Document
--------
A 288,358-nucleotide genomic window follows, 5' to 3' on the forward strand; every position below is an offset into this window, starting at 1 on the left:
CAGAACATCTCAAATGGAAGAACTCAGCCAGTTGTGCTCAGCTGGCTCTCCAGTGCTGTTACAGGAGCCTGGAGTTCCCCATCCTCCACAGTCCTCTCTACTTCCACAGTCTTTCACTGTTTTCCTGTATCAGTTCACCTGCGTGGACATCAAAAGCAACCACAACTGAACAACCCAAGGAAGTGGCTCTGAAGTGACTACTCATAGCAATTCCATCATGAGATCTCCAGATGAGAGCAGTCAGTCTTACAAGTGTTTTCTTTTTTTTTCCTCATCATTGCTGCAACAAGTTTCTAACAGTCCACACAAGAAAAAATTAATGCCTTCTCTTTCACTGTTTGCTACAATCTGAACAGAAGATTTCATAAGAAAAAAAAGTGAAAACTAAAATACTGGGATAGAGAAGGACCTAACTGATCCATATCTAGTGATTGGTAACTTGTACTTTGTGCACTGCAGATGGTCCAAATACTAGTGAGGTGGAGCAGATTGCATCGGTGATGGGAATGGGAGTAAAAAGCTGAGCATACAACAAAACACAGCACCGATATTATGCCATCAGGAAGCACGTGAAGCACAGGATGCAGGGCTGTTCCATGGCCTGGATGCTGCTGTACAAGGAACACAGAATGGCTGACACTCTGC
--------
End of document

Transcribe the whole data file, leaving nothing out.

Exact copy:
A 288,358-nucleotide genomic window follows, 5' to 3' on the forward strand; every position below is an offset into this window, starting at 1 on the left:
CAGAACATCTCAAATGGAAGAACTCAGCCAGTTGTGCTCAGCTGGCTCTCCAGTGCTGTTACAGGAGCCTGGAGTTCCCCATCCTCCACAGTCCTCTCTACTTCCACAGTCTTTCACTGTTTTCCTGTATCAGTTCACCTGCGTGGACATCAAAAGCAACCACAACTGAACAACCCAAGGAAGTGGCTCTGAAGTGACTACTCATAGCAATTCCATCATGAGATCTCCAGATGAGAGCAGTCAGTCTTACAAGTGTTTTCTTTTTTTTTCCTCATCATTGCTGCAACAAGTTTCTAACAGTCCACACAAGAAAAAATTAATGCCTTCTCTTTCACTGTTTGCTACAATCTGAACAGAAGATTTCATAAGAAAAAAAAGTGAAAACTAAAATACTGGGATAGAGAAGGACCTAACTGATCCATATCTAGTGATTGGTAACTTGTACTTTGTGCACTGCAGATGGTCCAAATACTAGTGAGGTGGAGCAGATTGCATCGGTGATGGGAATGGGAGTAAAAAGCTGAGCATACAACAAAACACAGCACCGATATTATGCCATCAGGAAGCACGTGAAGCACAGGATGCAGGGCTGTTCCATGGCCTGGATGCTGCTGTACAAGGAACACAGAATGGCTGACACTCTGC